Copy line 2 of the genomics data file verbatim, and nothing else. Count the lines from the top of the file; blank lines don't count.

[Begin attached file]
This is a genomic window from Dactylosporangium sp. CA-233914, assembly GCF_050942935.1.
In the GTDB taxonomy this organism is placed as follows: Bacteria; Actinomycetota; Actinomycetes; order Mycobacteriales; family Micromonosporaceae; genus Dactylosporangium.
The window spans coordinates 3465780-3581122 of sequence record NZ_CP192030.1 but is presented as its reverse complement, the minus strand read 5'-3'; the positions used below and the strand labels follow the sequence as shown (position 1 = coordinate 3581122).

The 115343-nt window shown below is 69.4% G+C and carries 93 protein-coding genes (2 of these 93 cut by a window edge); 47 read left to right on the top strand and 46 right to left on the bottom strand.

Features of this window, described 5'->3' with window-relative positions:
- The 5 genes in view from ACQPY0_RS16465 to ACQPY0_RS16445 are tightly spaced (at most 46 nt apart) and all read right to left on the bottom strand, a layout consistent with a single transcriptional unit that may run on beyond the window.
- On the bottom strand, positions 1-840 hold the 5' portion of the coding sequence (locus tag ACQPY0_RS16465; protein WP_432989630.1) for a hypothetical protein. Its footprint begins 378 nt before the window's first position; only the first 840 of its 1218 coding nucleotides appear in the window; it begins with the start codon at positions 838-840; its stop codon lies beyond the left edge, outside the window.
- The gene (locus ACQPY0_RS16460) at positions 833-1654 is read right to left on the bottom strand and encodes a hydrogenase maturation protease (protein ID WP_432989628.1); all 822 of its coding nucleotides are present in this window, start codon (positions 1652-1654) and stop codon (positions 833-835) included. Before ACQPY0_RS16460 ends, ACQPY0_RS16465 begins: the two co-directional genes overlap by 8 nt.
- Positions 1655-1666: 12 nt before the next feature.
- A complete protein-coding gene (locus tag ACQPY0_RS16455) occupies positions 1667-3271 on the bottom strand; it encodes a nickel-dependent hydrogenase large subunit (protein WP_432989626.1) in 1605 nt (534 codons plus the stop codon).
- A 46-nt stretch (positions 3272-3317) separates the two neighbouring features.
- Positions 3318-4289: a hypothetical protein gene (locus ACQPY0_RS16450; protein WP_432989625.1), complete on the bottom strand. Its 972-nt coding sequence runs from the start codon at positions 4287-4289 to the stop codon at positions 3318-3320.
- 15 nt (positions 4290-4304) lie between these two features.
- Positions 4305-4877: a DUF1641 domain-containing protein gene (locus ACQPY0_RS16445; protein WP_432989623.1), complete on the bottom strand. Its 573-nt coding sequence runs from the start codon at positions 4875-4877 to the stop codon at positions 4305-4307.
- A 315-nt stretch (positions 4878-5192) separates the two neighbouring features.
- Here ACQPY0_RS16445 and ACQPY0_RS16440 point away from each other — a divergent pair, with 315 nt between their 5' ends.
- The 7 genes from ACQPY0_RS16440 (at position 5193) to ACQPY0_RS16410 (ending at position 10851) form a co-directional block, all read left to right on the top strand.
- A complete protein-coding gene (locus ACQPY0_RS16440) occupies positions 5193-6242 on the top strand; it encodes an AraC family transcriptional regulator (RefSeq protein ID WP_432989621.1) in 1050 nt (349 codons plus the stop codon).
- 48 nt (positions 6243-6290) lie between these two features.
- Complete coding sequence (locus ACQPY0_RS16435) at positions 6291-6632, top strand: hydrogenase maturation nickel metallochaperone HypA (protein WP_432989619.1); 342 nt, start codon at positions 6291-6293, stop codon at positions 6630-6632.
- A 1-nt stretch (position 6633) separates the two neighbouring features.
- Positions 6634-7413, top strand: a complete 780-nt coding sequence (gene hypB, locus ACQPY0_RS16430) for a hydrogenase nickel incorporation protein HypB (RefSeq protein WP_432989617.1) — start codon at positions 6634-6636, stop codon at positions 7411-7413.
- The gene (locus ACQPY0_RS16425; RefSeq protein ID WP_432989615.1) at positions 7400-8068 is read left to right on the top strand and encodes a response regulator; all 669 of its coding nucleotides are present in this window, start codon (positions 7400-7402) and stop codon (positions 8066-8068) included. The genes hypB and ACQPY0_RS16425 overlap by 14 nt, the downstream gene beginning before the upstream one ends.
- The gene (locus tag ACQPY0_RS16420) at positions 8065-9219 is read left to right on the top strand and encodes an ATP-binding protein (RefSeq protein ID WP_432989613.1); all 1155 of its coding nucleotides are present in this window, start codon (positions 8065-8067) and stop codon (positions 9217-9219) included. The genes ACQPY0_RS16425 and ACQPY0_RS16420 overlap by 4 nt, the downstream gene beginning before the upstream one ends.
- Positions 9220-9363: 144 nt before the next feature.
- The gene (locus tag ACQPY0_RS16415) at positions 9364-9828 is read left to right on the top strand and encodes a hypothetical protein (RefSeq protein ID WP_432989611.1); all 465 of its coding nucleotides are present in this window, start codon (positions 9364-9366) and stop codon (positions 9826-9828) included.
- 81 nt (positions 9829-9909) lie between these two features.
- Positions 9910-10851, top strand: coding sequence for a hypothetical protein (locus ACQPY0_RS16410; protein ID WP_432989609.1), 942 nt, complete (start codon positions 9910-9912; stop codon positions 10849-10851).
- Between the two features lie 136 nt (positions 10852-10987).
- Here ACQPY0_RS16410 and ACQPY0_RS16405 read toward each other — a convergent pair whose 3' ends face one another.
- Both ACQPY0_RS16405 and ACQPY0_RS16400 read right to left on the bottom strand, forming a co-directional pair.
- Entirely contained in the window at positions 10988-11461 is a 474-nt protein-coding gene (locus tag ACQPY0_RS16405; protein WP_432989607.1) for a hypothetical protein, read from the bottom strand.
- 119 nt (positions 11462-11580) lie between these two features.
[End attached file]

In the GTDB taxonomy this organism is placed as follows: Bacteria; Actinomycetota; Actinomycetes; order Mycobacteriales; family Micromonosporaceae; genus Dactylosporangium.